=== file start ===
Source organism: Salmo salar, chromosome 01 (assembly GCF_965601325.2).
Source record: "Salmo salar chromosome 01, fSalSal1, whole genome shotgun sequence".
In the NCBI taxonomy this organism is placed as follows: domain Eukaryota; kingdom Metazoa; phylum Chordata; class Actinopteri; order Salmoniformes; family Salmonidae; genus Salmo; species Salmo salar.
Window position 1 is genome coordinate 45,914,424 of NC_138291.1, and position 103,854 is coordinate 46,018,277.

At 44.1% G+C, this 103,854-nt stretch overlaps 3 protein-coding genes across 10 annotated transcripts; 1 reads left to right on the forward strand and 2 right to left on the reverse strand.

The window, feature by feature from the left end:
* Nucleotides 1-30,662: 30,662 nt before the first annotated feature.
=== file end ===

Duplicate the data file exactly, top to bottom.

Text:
Source organism: Salmo salar, chromosome 01 (assembly GCF_965601325.2).
Source record: "Salmo salar chromosome 01, fSalSal1, whole genome shotgun sequence".
In the NCBI taxonomy this organism is placed as follows: domain Eukaryota; kingdom Metazoa; phylum Chordata; class Actinopteri; order Salmoniformes; family Salmonidae; genus Salmo; species Salmo salar.
Window position 1 is genome coordinate 45,914,424 of NC_138291.1, and position 103,854 is coordinate 46,018,277.

At 44.1% G+C, this 103,854-nt stretch overlaps 3 protein-coding genes across 10 annotated transcripts; 1 reads left to right on the forward strand and 2 right to left on the reverse strand.

The window, feature by feature from the left end:
* Nucleotides 1-30,662: 30,662 nt before the first annotated feature.